There are many tragedies related to the recent string of school violence in our communities. The fact that we are spending our valuable time and limited resources struggling to keep our children safe rather than being able to spend it on learning is both sad and disturbing. I do not, for one moment, want to suggest that the children and adults in our neighborhood school buildings should not be safe—of course they should. But the degree of steps we now need to take to keep schools safe is unfortunate, to say the least.
The task of providing safe and secure environments in which our children can learn is both complicated and far-reaching. There are no easy answers, and opinions vary as widely as the number of ways to solve the issue. It is important to say that it is not solely the responsibility of the school system. A safe school environment is created through a coordinated network of community resources working together to ensure long-term viability for the community. After all, the development of safe and secure schools is directly built upon a foundation of safe and secure communities.
At the recent Texas Association of School Business Officials (TASBO) Annual Conference in Fort Worth, Texas, I led a session on Safe & Secure Schools, Not Bunkers, where I discussed how the psychology of space, combined with elements of campus design, contributes to safer schools. Here are the top three takeaways from this session:
1. School and school district budgets provide an immense challenge for educational systems as costs rise and unfunded mandates continue to grow. This foundational issue impacts every aspect of a school facility, and safety and security systems are no exception. If individual schools and entire school districts do not consider holistic solutions for the development of a community-driven security plan that analyzes numerous operational practices, funding for this initiatives will be viewed over and above basic budgets, susceptible to elimination over time. As a core mission of every school system, keeping staff and students safe while at school, we simply cannot allow it to fall outside the core funding strategies.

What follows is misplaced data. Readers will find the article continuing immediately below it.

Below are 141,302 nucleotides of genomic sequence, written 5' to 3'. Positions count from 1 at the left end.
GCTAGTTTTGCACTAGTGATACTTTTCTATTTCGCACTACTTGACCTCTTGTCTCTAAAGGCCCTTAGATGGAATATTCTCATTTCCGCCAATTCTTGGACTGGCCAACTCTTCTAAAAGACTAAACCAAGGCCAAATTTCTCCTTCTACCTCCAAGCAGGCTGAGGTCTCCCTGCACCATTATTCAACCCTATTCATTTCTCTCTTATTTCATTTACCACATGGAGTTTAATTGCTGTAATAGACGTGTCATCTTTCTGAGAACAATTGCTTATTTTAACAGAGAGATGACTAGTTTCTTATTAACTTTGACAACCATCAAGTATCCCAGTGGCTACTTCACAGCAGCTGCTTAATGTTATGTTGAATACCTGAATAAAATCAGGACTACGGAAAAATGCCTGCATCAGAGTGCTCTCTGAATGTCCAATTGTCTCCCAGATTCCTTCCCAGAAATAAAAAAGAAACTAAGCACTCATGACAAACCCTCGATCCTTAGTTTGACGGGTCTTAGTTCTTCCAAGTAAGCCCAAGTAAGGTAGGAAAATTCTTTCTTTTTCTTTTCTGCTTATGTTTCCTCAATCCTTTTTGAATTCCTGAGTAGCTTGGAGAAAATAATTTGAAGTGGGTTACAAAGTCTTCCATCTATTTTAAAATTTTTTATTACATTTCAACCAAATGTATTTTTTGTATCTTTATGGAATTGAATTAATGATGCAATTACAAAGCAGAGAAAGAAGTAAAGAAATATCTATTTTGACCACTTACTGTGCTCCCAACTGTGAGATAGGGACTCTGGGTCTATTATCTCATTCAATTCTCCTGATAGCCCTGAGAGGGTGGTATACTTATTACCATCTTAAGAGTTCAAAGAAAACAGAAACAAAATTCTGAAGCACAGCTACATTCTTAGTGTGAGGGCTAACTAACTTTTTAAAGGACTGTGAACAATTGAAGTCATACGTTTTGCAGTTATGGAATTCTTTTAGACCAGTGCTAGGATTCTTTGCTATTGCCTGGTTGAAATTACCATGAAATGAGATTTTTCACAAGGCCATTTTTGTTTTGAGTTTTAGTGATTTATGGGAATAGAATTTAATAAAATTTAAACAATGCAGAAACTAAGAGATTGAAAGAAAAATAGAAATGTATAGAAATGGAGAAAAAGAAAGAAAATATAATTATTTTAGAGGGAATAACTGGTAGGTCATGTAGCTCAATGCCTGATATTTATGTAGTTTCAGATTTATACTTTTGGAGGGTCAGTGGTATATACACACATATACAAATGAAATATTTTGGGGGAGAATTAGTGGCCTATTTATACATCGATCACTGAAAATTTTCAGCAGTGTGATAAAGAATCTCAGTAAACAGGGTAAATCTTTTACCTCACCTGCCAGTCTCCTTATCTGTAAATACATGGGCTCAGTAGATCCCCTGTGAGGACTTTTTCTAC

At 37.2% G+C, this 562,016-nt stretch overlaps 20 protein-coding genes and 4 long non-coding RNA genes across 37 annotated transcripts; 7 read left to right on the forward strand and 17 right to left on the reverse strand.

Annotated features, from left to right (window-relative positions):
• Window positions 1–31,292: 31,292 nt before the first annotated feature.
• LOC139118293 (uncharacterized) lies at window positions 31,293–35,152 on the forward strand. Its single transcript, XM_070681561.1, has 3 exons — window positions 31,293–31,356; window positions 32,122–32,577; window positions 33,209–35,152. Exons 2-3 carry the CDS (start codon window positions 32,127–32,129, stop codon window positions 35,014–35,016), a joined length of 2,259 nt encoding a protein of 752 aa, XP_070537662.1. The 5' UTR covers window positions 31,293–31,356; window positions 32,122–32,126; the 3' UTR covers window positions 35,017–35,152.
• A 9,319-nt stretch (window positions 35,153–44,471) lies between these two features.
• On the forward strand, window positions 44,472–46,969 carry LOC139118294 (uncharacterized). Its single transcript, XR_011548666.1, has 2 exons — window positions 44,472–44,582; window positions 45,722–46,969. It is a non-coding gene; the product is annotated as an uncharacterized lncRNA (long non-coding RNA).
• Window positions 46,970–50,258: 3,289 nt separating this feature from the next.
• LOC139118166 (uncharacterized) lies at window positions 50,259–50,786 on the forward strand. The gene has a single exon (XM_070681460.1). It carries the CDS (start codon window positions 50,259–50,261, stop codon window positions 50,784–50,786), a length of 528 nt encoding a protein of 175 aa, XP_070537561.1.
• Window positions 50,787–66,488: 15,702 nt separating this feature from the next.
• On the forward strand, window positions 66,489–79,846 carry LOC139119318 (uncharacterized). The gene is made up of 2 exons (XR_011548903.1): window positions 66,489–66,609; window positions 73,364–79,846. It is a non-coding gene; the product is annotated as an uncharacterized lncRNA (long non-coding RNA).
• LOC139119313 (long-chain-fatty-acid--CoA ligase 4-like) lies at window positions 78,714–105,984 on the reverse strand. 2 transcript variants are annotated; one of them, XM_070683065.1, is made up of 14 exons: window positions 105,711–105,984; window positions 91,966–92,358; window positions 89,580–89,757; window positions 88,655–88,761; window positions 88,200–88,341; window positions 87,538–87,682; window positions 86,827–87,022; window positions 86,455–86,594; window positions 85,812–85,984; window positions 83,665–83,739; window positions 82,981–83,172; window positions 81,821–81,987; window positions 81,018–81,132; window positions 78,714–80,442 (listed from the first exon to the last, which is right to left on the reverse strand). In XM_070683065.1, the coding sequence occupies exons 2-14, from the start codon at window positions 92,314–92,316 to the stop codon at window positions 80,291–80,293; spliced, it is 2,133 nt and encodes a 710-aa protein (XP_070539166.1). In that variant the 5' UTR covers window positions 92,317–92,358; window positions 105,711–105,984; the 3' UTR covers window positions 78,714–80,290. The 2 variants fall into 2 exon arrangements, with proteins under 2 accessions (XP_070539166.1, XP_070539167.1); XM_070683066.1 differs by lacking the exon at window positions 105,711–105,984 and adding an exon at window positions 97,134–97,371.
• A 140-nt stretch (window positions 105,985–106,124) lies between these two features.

2. School facilities continue to grow in their role as community hubs and gathering places. Each of these community assets belong to both the school district and also the community in and around each school. As such, everyone—from district employees to neighbors, parents, and community partners—plays an important role in the development of a specific school safety and security plan, as well as the multi-faceted implementation of that plan. The collective power of an entire community unifying around safety is the most powerful tool we have to prevent another school tragedy.
3. As education continues to evolve, to better prepare each and every student for our ever-changing world, interior transparency plays an important role in the design of modern educational facilities. The ability of students to freely move to do their work while adult supervision is maintained is equally important to the personal connections that can be made between adults and children when visual openness is present. This critical facility attribute both directly and indirectly contributes to safe and secure schools.
I’ve spent the majority of my career designing educational facilities, and I’ve personally witnessed the evolution of school facilities from industrial-aged lecture halls to modern day learning labs. Now more than ever, I feel the responsibility to integrate multi-dimensional safety and security measures into the design conversation regarding effective and impactful learning solutions.